Journal of Medicinal Chemistry
Impact of induced fit on ligand binding to the androgen receptor: A multidimensional QSAR study to predict endocrine-disrupting effects of environmental chemicalsAuthors: Markus A. Lill, Fabienne Winiger, Angelo Vedani and Beat Ernst
Journal: Journal of Medicinal Chemistry
Institute of Molecular Pharmacy, University of Basel, CH-4056 Basel, Switzerland and Biographics Laboratory 3R, CH-4056 Basel, Switzerland.
We investigated the influence of induced fit of the androgen receptor binding pocket on free energies of ligand binding. Based on a novel alignment procedure using flexible docking, molecular dynamics simulations and linear-interaction energy analysis, we simulated the binding of 119 molecules representing six compound classes. The superposition of the ligand molecules emerging from the combined protocol served as input for Raptor, a receptor-modeling tool based on multidimensional QSAR allowing for ligand-dependent induced fit. Throughout our study, protein flexibility was explicitly accounted for. The model converged at a cross-validated r² = 0.858 (88 training compounds) and yielded a predictive r² = 0.792 (26 test compounds), thereby predicting the binding affinity of all compounds close to their experimental value. We then challenged the model by testing five molecules not belonging to compound classes used to train the model: the IC50 values were predicted within a factor of 4.5 compared to the experimental data. The demonstrated predictivity of the model suggests that our approach may well be beneficial for both drug discovery and the screening of environmental chemicals for endocrine disrupting effects — a problem that has recently become a cause for concern among scientists, environmental advocates and politicians alike.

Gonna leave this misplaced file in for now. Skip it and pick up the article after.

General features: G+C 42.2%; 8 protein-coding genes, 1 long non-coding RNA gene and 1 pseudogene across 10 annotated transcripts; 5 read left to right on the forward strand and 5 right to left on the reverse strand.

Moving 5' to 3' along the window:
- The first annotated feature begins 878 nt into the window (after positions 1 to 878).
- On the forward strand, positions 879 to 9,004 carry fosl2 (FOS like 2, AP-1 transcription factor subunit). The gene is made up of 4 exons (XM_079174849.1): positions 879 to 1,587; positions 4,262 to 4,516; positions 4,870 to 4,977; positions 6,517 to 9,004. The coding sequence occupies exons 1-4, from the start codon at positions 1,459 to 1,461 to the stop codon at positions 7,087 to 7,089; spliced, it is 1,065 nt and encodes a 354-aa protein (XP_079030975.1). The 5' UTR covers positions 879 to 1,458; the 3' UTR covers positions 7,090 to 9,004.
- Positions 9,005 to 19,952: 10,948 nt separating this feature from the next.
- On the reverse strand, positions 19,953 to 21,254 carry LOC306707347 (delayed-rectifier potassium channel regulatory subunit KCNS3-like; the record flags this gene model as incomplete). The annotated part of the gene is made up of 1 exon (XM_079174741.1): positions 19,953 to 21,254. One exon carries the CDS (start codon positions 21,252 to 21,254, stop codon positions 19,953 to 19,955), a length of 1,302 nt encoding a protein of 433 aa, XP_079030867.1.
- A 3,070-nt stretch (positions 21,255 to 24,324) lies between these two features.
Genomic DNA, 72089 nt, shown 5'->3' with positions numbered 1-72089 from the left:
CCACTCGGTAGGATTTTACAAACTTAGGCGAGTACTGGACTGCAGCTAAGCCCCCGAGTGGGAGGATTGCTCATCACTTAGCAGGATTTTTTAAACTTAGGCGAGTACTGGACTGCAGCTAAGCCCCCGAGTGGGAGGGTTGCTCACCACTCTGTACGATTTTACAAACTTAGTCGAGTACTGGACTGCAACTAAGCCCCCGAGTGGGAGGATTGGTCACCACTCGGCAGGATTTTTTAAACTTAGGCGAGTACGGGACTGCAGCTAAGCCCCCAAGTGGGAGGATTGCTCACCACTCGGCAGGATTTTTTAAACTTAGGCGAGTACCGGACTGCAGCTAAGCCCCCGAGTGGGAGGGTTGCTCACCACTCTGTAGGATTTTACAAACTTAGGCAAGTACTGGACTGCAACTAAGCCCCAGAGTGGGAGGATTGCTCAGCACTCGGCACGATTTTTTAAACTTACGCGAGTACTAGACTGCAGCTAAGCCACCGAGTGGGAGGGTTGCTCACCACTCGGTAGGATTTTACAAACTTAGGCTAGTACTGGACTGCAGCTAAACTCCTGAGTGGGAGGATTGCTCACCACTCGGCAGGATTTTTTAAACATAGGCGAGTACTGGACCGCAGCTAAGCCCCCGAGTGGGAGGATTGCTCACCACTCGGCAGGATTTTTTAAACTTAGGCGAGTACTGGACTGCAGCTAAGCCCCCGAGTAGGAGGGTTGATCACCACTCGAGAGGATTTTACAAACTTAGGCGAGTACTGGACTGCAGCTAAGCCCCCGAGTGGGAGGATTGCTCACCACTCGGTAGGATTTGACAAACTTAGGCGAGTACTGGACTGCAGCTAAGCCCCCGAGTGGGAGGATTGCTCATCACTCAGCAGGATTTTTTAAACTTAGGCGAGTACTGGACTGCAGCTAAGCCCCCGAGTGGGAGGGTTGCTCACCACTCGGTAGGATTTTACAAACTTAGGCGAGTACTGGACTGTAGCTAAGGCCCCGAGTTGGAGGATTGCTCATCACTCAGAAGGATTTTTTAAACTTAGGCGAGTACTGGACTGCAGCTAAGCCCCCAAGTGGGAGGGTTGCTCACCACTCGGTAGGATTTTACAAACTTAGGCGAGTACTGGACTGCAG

Left: Local induced fit simulated with MD demonstrates that the additional volume occupied by the benzoate portion of DHT benzoate (green) is well accomodated. DHT (cyan) binding is shown as reference.
Center: Superposition of the molecules representing the different compound classes (one each) used in our QSAR study. The binding pocket of the experimental androgen receptor-DHT complex displays steric clashes when used as rigid template for docking.
Right: Comparison of predicted and experimental binding affinities for the 119 molecules used in our study. Training set (dark green/light green; model building) and test set (red/orange; model validation). Threshold compounds are shown in light green and orange, respectively.